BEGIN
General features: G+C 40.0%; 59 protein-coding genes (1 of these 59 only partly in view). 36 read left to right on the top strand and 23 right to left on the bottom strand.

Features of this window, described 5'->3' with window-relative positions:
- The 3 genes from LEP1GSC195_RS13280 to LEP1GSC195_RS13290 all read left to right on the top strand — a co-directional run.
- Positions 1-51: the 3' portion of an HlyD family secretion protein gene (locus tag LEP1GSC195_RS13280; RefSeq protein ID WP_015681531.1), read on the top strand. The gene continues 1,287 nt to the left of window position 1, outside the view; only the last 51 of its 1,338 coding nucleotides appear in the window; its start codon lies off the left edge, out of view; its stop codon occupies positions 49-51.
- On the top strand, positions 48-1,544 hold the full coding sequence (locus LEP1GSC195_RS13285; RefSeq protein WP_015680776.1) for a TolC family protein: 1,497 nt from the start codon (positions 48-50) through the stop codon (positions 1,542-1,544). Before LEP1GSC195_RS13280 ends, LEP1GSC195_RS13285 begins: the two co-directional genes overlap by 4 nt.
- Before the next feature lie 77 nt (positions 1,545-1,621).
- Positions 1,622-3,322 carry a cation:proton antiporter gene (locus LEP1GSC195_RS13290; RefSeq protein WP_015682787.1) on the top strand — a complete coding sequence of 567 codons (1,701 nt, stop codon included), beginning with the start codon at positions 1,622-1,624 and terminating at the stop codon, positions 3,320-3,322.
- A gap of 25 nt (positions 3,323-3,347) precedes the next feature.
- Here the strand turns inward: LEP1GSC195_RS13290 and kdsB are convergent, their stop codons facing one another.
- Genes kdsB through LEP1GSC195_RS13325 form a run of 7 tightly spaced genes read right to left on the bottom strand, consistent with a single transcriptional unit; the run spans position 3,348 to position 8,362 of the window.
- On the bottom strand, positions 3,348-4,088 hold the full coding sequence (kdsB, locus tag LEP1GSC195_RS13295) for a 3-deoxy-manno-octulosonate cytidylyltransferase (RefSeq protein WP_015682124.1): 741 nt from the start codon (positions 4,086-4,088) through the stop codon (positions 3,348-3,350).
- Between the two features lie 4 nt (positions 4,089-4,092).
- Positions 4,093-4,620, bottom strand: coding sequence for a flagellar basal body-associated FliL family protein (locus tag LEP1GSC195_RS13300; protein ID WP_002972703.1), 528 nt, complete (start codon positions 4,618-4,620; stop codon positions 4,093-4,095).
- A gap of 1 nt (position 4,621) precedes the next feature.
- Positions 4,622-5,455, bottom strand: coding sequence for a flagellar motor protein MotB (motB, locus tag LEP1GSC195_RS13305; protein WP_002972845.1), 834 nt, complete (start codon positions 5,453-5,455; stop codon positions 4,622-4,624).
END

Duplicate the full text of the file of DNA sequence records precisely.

General features: G+C 40.0%; 59 protein-coding genes (1 of these 59 only partly in view). 36 read left to right on the top strand and 23 right to left on the bottom strand.

Features of this window, described 5'->3' with window-relative positions:
- The 3 genes from LEP1GSC195_RS13280 to LEP1GSC195_RS13290 all read left to right on the top strand — a co-directional run.
- Positions 1-51: the 3' portion of an HlyD family secretion protein gene (locus tag LEP1GSC195_RS13280; RefSeq protein ID WP_015681531.1), read on the top strand. The gene continues 1,287 nt to the left of window position 1, outside the view; only the last 51 of its 1,338 coding nucleotides appear in the window; its start codon lies off the left edge, out of view; its stop codon occupies positions 49-51.
- On the top strand, positions 48-1,544 hold the full coding sequence (locus LEP1GSC195_RS13285; RefSeq protein WP_015680776.1) for a TolC family protein: 1,497 nt from the start codon (positions 48-50) through the stop codon (positions 1,542-1,544). Before LEP1GSC195_RS13280 ends, LEP1GSC195_RS13285 begins: the two co-directional genes overlap by 4 nt.
- Before the next feature lie 77 nt (positions 1,545-1,621).
- Positions 1,622-3,322 carry a cation:proton antiporter gene (locus LEP1GSC195_RS13290; RefSeq protein WP_015682787.1) on the top strand — a complete coding sequence of 567 codons (1,701 nt, stop codon included), beginning with the start codon at positions 1,622-1,624 and terminating at the stop codon, positions 3,320-3,322.
- A gap of 25 nt (positions 3,323-3,347) precedes the next feature.
- Here the strand turns inward: LEP1GSC195_RS13290 and kdsB are convergent, their stop codons facing one another.
- Genes kdsB through LEP1GSC195_RS13325 form a run of 7 tightly spaced genes read right to left on the bottom strand, consistent with a single transcriptional unit; the run spans position 3,348 to position 8,362 of the window.
- On the bottom strand, positions 3,348-4,088 hold the full coding sequence (kdsB, locus tag LEP1GSC195_RS13295) for a 3-deoxy-manno-octulosonate cytidylyltransferase (RefSeq protein WP_015682124.1): 741 nt from the start codon (positions 4,086-4,088) through the stop codon (positions 3,348-3,350).
- Between the two features lie 4 nt (positions 4,089-4,092).
- Positions 4,093-4,620, bottom strand: coding sequence for a flagellar basal body-associated FliL family protein (locus tag LEP1GSC195_RS13300; protein ID WP_002972703.1), 528 nt, complete (start codon positions 4,618-4,620; stop codon positions 4,093-4,095).
- A gap of 1 nt (position 4,621) precedes the next feature.
- Positions 4,622-5,455, bottom strand: coding sequence for a flagellar motor protein MotB (motB, locus tag LEP1GSC195_RS13305; protein WP_002972845.1), 834 nt, complete (start codon positions 5,453-5,455; stop codon positions 4,622-4,624).